Panagra is a corporation organized in 1929 under the laws of the State of Delaware. Panagra is engaged in air transportation of persons, property and mail over routes between the Canal Zone and Buenos Airs, Argentina, via the countries on the west coast of South America. It is wholly owned by defendants Pan American and Grace, each of whom owns 50% Of the stock thereof. The principal offices of Pan American and Panagra are located in New York City.
Civil Aeronautics Board
Commercial aviation in this country is a highly regulated industry, but became such only after Congress passed the Civil Aeronautics Act of 1938 (C.A.A.).
That act authorized the creation of the Civil Aeronautics Board and established for the first time a comprehensive system of economic regulation of air transportation and removed, or attempted to remove, the threat of uneconomic and destructive competition in that field by providing that no air carrier may engage in air transportation without first receiving a certificate of public convenience and necessity. It gave to the President of the United States approval and veto power for such certificates as related to 'overseas' and 'foreign' air transportation (49 U.S.C.A. § 601). Since, however, a number of air carriers were in operation prior to the act it provided that as to those they could receive certificates of public convenience and necessity, under the so-called 'grandfather' clause (49 U.S.C.A. § 481(e)). Accordingly, Pan American and Panagra received certificates of convenience and necessity for the operations which had been conducted by them under the various foreign mail contracts.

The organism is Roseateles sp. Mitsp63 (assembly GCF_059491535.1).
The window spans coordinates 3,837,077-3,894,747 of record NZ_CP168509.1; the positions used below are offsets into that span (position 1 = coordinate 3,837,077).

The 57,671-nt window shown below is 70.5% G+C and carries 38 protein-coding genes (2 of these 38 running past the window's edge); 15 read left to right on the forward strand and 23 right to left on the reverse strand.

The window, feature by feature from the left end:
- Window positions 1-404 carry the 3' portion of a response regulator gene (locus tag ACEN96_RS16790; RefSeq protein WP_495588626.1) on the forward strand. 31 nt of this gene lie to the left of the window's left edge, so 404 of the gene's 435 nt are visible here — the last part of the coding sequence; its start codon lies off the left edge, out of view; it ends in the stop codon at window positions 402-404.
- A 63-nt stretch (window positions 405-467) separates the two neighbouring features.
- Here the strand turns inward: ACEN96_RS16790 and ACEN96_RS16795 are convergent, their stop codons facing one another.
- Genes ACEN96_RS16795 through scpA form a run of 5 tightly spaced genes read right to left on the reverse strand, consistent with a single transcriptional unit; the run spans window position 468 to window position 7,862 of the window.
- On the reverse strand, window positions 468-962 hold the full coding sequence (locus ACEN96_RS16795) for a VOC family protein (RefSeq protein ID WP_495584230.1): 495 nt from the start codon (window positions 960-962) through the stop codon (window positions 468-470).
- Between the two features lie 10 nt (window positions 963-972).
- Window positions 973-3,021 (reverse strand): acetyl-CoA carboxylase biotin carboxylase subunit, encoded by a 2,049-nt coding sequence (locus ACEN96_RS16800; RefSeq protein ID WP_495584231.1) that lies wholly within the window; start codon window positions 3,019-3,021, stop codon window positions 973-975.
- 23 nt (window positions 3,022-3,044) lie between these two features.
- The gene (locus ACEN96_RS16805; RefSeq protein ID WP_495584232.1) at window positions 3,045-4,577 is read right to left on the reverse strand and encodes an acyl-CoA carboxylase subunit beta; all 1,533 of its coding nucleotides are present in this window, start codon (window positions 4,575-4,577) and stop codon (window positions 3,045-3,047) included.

Congress also provided what policy the C.A.B. should follow as being in the public interest and in accordance with the public convenience and necessity, and defined that policy as follows:
'(a) The encouragement and development of an air-transportation system properly adapted to the present and future needs of the foreign and domestic commerce of the United States, of the Postal Service, and of the national defense;
'(b) The regulation of air transportation in such manner as to recognize and preserve the inherent advantages of, assure the highest degree of safety in, and foster sound economic conditions in, such transportation, and to improve the relations between, and coordinate transportation by, air carriers;
'(c) The promotion of adequate, economical, and efficient service by air carriers at reasonable charges, without unjust discriminations, undue preferences or advantages, or unfair or destructive competitive practices;
'(d) Competition to the extent necessary to assure the sound development of an air-transportation system properly adapted to the needs of the foreign and domestic commerce of the United States, of the Postal Service, and of the national defense; * * *' (49 U.S.C.A. § 402).
Congress also gave to the C.A.B. the power to approve or disapprove rates and tariffs, all types of mergers, consolidations, acquisitions, pooling and other agreements (49 U.S.C.A. § 481 et seq.) and with reference to certain of its orders antitrust immunity (49 U.S.C.A. § 494).
The government's case was fashioned along three major lines which, however, are interdependent both theoretically and evidencewise.